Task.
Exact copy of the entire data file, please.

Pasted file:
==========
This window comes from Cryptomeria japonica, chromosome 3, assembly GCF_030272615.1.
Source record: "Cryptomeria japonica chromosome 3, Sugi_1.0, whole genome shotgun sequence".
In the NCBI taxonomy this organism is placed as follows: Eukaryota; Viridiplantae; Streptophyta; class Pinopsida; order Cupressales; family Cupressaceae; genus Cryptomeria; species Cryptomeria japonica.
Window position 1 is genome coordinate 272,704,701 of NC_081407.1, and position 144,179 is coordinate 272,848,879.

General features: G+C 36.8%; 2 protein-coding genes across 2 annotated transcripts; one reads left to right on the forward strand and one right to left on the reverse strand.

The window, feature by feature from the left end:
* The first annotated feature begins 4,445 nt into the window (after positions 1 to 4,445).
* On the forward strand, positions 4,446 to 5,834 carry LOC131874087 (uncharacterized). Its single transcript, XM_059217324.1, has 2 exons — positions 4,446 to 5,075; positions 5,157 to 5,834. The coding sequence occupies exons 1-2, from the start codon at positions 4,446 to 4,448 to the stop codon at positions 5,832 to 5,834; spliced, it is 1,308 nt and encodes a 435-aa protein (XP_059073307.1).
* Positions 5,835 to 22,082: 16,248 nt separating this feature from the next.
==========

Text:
This window comes from Cryptomeria japonica, chromosome 3, assembly GCF_030272615.1.
Source record: "Cryptomeria japonica chromosome 3, Sugi_1.0, whole genome shotgun sequence".
In the NCBI taxonomy this organism is placed as follows: Eukaryota; Viridiplantae; Streptophyta; class Pinopsida; order Cupressales; family Cupressaceae; genus Cryptomeria; species Cryptomeria japonica.
Window position 1 is genome coordinate 272,704,701 of NC_081407.1, and position 144,179 is coordinate 272,848,879.

General features: G+C 36.8%; 2 protein-coding genes across 2 annotated transcripts; one reads left to right on the forward strand and one right to left on the reverse strand.

The window, feature by feature from the left end:
* The first annotated feature begins 4,445 nt into the window (after positions 1 to 4,445).
* On the forward strand, positions 4,446 to 5,834 carry LOC131874087 (uncharacterized). Its single transcript, XM_059217324.1, has 2 exons — positions 4,446 to 5,075; positions 5,157 to 5,834. The coding sequence occupies exons 1-2, from the start codon at positions 4,446 to 4,448 to the stop codon at positions 5,832 to 5,834; spliced, it is 1,308 nt and encodes a 435-aa protein (XP_059073307.1).
* Positions 5,835 to 22,082: 16,248 nt separating this feature from the next.